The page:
从建筑业和房地产业视角看欧洲节能建筑投资前景

Report bundle / Business / Europe
Authors: 经济学人信息部 (EIU), GBPN委托, 与BPIE合作

与BPIE合作,由GBPN委托经济学人信息部(EIU)完成的一份欧洲调查报告显示,房地产和施工管理人员相信欧洲对建筑节能和建筑能效的立法对建筑行业是有利的。尽管金融危机造成了房地产估值的下降趋势,对既有建筑的改造可能是一个扭转趋势的机会。规范的不确定性是提高节能投资的主要障碍。

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Glossary

The building energy consumption is the amount of energy consumed in the form in which the user acquires it. The term excludes electrical generation and distribution losses. [Source: BPIE Glossary]

Deep Renovation or Deep Energy Renovation is a term for a building renovation that captures the full economic energy efficiency potential of improvements. This typically includes a focus on the building shell of existing buildings in order to achieve very high-energy performance. The renovated building consumes 75% less primary energy compared to the status of the existing building before the renovation. The energy consumption after renovation for heating, cooling, ventilation, hot water and lighting, is less than 60 kWh/m2/yr. (Definition often used in Europe) [Source: GBPN, 2012]

Deep retrofit or Deep Energy Retrofit implies replacing existing systems in a building with similar ones that are of higher quality and performance, which leads to a better energy performance of an existing building. The primary energy consumption includes energy used for heating, cooling, ventilation, hot water, lighting, installed equipment and appliances. After the deep retrofit the buildings consume 50% less primary energy compared to the status of theexisting building/s the retrofit (Definition mainly used in US). [Source: GBPN, 2012]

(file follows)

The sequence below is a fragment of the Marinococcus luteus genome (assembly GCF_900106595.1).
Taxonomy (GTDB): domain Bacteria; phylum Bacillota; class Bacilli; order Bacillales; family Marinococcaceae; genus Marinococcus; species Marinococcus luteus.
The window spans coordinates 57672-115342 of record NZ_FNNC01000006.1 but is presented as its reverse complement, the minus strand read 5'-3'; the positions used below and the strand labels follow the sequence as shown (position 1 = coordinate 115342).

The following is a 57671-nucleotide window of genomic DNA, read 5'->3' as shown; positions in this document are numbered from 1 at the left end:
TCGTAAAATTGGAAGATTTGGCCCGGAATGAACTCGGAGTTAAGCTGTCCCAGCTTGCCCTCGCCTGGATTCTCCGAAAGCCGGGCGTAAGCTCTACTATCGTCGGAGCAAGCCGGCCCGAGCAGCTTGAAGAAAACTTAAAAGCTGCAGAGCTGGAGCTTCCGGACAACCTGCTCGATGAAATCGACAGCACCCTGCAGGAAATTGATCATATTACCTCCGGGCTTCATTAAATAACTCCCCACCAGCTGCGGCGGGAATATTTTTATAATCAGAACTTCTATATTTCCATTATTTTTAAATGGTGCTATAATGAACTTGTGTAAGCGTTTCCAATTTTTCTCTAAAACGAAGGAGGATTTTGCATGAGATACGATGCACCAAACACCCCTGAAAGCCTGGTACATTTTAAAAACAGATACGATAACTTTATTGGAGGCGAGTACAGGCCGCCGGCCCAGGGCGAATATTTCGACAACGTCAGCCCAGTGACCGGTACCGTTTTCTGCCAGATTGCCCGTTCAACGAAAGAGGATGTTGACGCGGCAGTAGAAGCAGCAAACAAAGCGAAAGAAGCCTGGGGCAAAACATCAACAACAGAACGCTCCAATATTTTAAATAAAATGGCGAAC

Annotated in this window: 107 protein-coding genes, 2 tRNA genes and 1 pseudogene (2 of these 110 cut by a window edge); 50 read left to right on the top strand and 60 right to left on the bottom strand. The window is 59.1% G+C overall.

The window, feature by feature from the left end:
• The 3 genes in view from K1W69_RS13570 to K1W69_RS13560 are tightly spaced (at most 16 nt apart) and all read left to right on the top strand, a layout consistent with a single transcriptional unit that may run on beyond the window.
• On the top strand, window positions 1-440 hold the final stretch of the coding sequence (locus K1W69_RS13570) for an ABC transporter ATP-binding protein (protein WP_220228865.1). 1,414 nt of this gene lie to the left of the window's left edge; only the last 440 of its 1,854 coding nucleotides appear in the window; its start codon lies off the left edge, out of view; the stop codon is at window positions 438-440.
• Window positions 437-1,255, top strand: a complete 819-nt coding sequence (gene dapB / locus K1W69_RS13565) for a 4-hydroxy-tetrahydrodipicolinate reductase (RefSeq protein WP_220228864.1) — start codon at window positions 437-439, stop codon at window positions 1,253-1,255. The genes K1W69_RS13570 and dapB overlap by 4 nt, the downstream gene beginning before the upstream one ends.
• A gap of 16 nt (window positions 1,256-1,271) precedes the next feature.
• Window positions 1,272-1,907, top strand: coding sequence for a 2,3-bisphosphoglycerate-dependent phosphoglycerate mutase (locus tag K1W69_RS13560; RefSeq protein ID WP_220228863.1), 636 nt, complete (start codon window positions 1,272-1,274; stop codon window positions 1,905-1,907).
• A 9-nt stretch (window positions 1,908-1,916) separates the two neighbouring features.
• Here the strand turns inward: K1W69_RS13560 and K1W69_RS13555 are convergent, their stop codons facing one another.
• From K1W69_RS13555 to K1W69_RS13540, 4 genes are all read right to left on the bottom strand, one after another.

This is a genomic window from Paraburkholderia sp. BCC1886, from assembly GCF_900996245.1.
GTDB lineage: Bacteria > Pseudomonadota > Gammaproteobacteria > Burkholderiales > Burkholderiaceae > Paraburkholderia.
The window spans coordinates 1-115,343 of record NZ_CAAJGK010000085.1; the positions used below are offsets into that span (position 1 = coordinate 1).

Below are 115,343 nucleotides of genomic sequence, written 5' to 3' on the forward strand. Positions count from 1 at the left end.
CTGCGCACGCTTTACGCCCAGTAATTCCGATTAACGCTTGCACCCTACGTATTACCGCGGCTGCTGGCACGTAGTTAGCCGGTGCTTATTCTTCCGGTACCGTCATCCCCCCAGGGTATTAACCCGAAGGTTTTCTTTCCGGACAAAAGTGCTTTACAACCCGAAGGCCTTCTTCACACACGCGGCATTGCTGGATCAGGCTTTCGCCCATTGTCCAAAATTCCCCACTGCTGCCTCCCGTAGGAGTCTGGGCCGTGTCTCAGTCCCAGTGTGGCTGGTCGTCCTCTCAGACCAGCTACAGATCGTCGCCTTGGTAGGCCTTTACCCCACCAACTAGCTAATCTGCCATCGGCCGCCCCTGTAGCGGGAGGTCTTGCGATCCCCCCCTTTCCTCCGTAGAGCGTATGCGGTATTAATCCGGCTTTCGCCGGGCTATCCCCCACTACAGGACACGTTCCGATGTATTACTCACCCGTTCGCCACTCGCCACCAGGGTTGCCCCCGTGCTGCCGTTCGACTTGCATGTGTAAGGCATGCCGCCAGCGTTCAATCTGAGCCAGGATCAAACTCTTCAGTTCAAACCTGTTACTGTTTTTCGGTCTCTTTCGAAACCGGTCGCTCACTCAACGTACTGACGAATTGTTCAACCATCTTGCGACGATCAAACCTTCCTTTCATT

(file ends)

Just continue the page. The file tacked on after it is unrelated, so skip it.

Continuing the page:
Under this 2010 Directive, Member States must establish and apply minimum energy performance requirements for new and existing buildings, ensure the certification of building energy performance and require the regular inspection of boilers and air conditioning systems in buildings. Moreover, the Directive requires Member States to ensure that by 2021 all new buildings are so-called 'nearly zero-energy buildings'. [Source: European Commission]

Project finance, by contrast to balance sheet financing (loans, debt and equity), bases its collateral on a project’s cash flow expectations, not on individuals or institutions’ credit‐worthiness. It is off‐balance sheet financing. A typical project finance is divided between debt and equity financing. Debt is usually a conventional commercial bank loan to which a customer pays interest (i.e. thereby paying for the loan and the price of the debt). Lenders normally charge a pre‐determined rate of interest that is set by adding an interest margin to the banks standard inter-bank lending rate, which represents its income. [Source: IEA (2010) Money Matters]